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Trying to remember the name/author of a book:

  • Long book. Many many separate small chapters.
  • Scifi about humans, on non-Earth planet. They have poisonous native life, and can only eat a few brought from Earth plants.
  • Because of that, they practice cannibalism, to no waste human body proteins. The story opened with consuming a body of someone who recently died.
  • It had a pretty complex plot, with politics, war, technology, social structures, etc.
  • Social/sexual customs were kind of weird even leaving aside rituals around cannibalism. But it was NOT Heinlein, I'm sure of that :)

I don't know the year it was published, but it was pretty old, I took it around 1993-95 from a library and the physical book looked well-read by that time.

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up vote 9 down vote accepted

This is "Courtship Rite" by Donald Kingsbury.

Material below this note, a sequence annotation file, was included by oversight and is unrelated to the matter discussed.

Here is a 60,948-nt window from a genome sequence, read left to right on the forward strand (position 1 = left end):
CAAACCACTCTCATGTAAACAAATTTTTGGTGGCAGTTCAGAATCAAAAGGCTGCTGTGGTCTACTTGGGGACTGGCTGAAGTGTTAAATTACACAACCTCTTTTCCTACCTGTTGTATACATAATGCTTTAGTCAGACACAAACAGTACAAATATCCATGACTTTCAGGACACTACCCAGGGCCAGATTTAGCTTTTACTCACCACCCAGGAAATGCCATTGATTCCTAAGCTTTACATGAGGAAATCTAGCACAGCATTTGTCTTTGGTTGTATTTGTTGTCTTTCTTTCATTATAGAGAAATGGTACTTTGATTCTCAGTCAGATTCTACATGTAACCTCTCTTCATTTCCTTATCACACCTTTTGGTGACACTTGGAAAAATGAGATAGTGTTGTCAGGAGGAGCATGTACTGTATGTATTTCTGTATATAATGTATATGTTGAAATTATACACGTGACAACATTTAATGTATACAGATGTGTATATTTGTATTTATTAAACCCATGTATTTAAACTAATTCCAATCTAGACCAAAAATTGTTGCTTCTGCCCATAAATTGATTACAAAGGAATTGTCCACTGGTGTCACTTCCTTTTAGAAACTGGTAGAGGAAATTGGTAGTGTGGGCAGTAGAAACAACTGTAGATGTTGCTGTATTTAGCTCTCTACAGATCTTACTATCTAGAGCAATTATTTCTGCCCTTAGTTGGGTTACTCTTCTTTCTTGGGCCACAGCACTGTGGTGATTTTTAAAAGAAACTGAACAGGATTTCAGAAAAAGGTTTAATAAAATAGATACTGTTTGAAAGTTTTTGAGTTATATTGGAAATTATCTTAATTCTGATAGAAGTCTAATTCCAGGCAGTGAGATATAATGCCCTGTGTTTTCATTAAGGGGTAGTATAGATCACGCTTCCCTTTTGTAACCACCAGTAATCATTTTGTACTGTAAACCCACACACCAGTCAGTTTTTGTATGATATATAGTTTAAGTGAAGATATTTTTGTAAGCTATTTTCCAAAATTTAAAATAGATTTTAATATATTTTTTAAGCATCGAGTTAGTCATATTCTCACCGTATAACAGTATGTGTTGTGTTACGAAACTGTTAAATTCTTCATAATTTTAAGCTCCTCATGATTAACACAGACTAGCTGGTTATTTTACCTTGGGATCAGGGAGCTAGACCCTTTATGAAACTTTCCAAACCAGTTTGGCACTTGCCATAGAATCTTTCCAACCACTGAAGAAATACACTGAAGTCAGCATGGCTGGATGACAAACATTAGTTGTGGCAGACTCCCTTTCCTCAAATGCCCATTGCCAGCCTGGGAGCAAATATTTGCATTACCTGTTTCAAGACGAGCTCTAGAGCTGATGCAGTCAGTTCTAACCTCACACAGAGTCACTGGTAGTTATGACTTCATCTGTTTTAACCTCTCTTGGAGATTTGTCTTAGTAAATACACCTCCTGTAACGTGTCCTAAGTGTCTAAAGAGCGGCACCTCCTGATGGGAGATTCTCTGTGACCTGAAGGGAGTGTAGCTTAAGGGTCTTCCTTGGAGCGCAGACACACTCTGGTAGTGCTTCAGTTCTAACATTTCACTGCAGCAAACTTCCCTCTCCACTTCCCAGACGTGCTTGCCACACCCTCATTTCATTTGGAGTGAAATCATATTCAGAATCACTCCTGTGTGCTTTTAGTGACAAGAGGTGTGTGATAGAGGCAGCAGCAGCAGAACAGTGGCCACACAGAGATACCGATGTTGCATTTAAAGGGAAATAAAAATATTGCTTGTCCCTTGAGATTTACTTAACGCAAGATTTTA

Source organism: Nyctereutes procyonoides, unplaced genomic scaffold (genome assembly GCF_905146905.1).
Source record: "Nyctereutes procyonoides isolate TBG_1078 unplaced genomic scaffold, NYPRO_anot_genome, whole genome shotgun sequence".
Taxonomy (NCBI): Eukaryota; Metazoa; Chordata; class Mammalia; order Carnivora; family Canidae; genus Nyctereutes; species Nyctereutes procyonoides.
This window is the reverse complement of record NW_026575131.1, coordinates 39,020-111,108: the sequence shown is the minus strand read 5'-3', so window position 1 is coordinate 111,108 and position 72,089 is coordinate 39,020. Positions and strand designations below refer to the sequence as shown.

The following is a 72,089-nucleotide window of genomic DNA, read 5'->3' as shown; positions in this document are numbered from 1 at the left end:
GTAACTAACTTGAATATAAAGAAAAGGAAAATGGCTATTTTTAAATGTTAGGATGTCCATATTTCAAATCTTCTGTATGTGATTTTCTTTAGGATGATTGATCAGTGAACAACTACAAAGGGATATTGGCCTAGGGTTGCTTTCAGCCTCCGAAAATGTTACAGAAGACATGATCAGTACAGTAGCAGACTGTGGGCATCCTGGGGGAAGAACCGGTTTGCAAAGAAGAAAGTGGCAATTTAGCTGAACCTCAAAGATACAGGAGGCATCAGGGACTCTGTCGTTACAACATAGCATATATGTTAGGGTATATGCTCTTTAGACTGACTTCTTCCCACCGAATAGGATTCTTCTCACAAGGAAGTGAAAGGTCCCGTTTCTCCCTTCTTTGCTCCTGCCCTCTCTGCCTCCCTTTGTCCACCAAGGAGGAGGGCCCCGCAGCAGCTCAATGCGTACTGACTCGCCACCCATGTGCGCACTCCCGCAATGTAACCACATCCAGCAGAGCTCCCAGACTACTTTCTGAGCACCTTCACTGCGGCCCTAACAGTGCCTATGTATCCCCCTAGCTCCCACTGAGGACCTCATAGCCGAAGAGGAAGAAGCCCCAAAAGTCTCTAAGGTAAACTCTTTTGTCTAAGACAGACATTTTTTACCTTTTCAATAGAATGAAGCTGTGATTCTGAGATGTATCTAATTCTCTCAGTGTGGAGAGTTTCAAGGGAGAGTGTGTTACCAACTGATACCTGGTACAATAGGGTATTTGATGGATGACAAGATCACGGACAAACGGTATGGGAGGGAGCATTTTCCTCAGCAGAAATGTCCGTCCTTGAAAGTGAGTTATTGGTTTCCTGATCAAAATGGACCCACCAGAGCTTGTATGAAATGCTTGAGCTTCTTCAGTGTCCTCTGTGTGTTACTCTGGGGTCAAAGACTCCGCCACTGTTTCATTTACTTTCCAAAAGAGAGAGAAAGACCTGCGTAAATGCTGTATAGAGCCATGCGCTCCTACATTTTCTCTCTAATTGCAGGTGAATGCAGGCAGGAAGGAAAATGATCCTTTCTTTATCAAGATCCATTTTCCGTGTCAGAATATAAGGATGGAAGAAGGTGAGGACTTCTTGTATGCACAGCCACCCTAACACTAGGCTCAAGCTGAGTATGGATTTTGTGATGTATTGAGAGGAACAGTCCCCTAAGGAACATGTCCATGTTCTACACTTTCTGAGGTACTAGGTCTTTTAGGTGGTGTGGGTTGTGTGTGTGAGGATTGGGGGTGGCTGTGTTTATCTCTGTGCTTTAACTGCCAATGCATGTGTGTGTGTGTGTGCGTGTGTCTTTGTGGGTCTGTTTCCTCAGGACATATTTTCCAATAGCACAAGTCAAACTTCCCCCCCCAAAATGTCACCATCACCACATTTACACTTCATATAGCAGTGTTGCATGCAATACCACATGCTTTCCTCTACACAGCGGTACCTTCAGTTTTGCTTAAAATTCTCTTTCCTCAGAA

I've not read it personally, but the plotline described on Wikipedia seems a solid fit.

Geta is a harsh planet settled by humanity centuries before the novel begins.

Geta is much drier than Earth. Terraforming was never, or very minimally, initiated on the planet's biosphere, leaving it very inhospitable to the descendants of the original settlers, who have become mythic, God-like creatures to its denizens.

Apparently the only Earth-life on Geta are humans, bees, and the "Eight Sacred Plants", including wheat, soybeans, barley, and potatoes. Native, "profane" life includes plants, a wide variety of sea-creatures and "insects", but no large land-animals. Each has a different biochemistry, so each is largely toxic to the other. As a result, food is a commodity that is very precious on Geta, and in most places the only source of meat is humans themselves. Cannibalism has insinuated itself into the very fabric of social and religious life.

It's also described elsewhere as being epic in length with lots of short chapters.

Courtship Rite

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"Eight Sacred Plants" rings a very big bell. I'll check more details but this sounds like it may be it. – DVK-in-exile Feb 22 '14 at 17:21
@DVK - For the record, this book looks awful... – Valorum Feb 22 '14 at 18:24
@Richard it was fairly well liked when it came out - a Hugo nominee. I never managed to get past the first few dozen pages though. – Organic Marble Aug 13 '15 at 0:11
I read it many years ago. I found it interesting and fairly entertaining, though not wonderful. – user24353 Oct 8 '15 at 20:08

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